What a weekend! I spent three days in Springfield, Massachusetts with hundreds of fellow children’s writers and illustrators at the annual New England SCBWI conference – and with folks like Jane Yolen, Kwame Alexander, Jo Knowles, and Dan Santat in attendance it could not have been more inspiring or exciting. (I’ll be sharing details next Tue., when I post my annual list of the Top Things I Learned at the NESCBWI Conference!)
Right now, I need to focus on poetry! In just a few days, National Poetry Month 2015 will be but a memory…but first I need to thank all the folks who emailed me their poems for my National Poetry Month challenge…
If you’ve ever watched The Food Network, you’re probably familiar with the show, “Chopped!”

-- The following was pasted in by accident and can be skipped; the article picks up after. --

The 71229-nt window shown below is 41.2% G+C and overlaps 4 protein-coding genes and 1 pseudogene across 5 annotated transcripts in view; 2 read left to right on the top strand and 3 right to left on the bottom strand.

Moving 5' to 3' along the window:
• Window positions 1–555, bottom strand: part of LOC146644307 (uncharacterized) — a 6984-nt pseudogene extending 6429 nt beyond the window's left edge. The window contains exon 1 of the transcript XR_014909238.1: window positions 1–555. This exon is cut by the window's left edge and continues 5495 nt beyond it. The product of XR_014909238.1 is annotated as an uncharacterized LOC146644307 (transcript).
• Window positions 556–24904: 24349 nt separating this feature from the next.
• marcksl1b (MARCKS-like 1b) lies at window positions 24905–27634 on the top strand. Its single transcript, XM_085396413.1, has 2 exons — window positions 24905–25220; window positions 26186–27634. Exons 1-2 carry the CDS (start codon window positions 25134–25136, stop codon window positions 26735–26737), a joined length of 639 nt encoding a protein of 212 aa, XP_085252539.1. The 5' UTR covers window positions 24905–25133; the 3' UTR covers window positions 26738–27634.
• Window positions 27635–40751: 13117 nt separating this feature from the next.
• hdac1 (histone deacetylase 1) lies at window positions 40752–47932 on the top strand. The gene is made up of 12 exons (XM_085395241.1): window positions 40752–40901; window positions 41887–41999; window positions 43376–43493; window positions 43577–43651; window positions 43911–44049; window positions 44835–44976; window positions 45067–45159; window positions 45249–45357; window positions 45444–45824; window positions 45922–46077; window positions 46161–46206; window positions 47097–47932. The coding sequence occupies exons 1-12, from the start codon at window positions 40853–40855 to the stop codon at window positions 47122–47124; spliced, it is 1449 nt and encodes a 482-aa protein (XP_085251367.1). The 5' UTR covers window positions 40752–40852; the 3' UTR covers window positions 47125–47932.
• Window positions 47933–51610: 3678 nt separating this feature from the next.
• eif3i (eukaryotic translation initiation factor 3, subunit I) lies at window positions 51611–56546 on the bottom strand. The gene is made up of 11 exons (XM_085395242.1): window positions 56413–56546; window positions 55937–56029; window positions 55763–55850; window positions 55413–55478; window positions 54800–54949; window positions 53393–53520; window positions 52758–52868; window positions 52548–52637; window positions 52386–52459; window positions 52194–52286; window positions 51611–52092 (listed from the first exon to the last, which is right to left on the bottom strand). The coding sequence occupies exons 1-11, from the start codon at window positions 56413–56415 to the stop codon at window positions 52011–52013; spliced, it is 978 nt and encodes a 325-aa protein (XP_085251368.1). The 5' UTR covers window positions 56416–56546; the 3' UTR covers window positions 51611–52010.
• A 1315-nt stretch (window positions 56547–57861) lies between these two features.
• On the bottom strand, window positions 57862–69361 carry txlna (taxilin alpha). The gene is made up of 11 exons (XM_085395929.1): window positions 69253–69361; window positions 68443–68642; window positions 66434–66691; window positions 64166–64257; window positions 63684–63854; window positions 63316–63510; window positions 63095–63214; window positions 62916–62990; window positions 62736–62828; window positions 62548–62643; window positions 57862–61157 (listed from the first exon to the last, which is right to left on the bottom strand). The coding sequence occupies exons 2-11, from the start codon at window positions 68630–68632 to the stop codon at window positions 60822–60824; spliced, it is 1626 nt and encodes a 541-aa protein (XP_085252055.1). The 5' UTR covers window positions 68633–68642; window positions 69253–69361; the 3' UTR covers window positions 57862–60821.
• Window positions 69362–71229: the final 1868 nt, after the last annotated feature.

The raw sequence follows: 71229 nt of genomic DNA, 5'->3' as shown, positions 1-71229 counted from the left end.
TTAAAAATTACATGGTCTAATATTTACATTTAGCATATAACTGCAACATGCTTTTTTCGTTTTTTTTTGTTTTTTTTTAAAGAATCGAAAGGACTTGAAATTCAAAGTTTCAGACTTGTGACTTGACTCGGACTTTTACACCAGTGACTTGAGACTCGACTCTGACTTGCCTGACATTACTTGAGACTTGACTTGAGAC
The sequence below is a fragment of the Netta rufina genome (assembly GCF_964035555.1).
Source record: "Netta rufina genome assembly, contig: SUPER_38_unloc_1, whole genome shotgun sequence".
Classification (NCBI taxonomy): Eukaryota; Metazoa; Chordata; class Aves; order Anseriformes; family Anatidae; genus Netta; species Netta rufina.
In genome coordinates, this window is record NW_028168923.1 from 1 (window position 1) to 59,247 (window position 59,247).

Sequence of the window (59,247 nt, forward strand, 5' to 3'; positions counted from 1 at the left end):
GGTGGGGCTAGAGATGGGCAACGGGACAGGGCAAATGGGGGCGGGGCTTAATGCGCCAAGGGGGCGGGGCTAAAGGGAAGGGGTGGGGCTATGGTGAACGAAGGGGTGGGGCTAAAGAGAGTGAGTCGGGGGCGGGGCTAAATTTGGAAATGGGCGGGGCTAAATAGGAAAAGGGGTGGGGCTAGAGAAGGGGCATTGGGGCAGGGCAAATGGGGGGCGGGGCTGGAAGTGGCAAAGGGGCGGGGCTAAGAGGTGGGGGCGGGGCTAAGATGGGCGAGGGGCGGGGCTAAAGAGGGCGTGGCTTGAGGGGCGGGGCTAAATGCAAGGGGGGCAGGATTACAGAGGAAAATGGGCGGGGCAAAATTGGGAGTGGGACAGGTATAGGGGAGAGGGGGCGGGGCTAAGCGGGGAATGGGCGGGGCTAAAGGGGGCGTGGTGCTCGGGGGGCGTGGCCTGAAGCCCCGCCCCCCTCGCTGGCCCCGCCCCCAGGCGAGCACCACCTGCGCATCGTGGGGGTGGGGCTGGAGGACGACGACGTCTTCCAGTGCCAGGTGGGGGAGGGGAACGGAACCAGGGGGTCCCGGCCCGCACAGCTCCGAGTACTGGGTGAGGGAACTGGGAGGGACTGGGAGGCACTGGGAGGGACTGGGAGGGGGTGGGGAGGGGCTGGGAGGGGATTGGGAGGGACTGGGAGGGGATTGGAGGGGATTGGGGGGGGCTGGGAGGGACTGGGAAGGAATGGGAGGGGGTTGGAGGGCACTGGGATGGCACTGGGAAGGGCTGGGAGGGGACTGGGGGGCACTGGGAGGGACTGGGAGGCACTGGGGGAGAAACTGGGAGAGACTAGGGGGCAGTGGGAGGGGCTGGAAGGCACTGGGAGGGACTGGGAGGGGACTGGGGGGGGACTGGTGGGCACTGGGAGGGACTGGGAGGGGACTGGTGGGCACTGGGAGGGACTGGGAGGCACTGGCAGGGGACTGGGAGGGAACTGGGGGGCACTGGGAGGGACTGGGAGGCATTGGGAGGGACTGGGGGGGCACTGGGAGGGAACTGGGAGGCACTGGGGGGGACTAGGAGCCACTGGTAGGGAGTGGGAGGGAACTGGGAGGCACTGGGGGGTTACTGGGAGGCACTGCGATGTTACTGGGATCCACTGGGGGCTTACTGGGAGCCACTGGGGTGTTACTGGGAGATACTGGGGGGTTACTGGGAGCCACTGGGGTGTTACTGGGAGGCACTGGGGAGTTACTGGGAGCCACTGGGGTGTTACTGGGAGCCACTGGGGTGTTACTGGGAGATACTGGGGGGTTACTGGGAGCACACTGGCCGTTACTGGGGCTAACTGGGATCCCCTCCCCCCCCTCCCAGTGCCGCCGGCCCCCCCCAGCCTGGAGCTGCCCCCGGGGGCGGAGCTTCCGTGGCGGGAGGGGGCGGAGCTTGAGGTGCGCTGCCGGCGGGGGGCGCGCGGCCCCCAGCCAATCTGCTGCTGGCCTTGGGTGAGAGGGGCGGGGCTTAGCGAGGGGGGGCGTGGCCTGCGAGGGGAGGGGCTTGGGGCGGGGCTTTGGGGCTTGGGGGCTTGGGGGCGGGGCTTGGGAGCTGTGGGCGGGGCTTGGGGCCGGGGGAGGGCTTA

Four chefs battle each other by trying to create the best dishes they can, using specific (an often incongruous) ingredients given to them in a special basket. The dishes are critiqued by a panel of judges and after three elimination rounds, the last chef standing claims victory.
So for this contest, I took the basic premise of the TV show and applied it to poetry! I call it “Poetry…Cubed!” Instead of food, I gave you the following three “ingredients” for poems:
Here’s what our challengers needed to do:
- Use the 3 images (“cubed,” get it??) as inspiration to write a poem.
- The poem could be any form, any number of lines, rhyming or not.
- The only hitch was that there needed to be some sort of reference to all three images in the poem – either via concrete imagery or something more abstract.